After all items are placed on the conveyer, visitors will proceed through the walk-through metal detector. If the detector alarms, a security guard will use a wand to clear the alarm. If that clears the alarm, screening is complete and the visitor may enter the facility. In the event that the wand does not clear the alarm, the security guard will physically check the area of the body where the alarm is located. Anytime there is an alarm over a sensitive area of a person's body, the officer will use the back of his/her hands to clear the area. If footwear alarms, then footwear will need to be removed and placed in a bin for x-ray screening. Disabled visitors using a mobility aid (e.g. wheel chair, motorized scooter) that cannot pass through the walk-through metal detector will bypass the device and undergo screening by the officer using a wand and/or pat down.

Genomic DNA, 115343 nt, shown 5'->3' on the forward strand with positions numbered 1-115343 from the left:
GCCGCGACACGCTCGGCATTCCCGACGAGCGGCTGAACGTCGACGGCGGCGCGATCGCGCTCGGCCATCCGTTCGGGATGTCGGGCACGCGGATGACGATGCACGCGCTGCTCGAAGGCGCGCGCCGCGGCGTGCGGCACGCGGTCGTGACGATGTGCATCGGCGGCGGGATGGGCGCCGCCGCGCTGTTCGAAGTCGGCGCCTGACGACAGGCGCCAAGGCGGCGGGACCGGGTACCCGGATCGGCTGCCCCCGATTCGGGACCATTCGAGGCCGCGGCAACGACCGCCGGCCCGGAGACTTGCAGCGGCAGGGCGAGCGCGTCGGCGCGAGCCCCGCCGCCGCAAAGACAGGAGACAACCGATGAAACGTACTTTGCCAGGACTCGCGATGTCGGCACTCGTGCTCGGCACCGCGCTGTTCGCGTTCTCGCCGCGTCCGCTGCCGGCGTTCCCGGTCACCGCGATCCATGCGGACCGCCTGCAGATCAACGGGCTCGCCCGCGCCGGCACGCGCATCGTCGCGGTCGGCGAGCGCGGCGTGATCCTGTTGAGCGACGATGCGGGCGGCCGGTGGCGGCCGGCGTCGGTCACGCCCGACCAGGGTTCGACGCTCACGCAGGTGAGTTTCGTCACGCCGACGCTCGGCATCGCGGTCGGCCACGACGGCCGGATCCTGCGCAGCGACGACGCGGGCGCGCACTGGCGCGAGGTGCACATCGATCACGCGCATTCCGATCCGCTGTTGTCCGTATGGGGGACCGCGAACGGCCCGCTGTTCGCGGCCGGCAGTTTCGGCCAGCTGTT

Foreign nationals are not authorized unfettered access to CMS facilities. All foreign nationals visiting any CMS facility are required to have prior approval and are assigned a “Hosting Official” who will be responsible for the visit. The request must be submitted no later than 13 business days prior to the scheduled visit, as processing and approval times can be as much as 10 days. Please contact Ruth McKesson via email at Ruth.McKesson@cms.hhs.gov to submit your request by 5:00 pm EDT on Friday, August 3, 2018.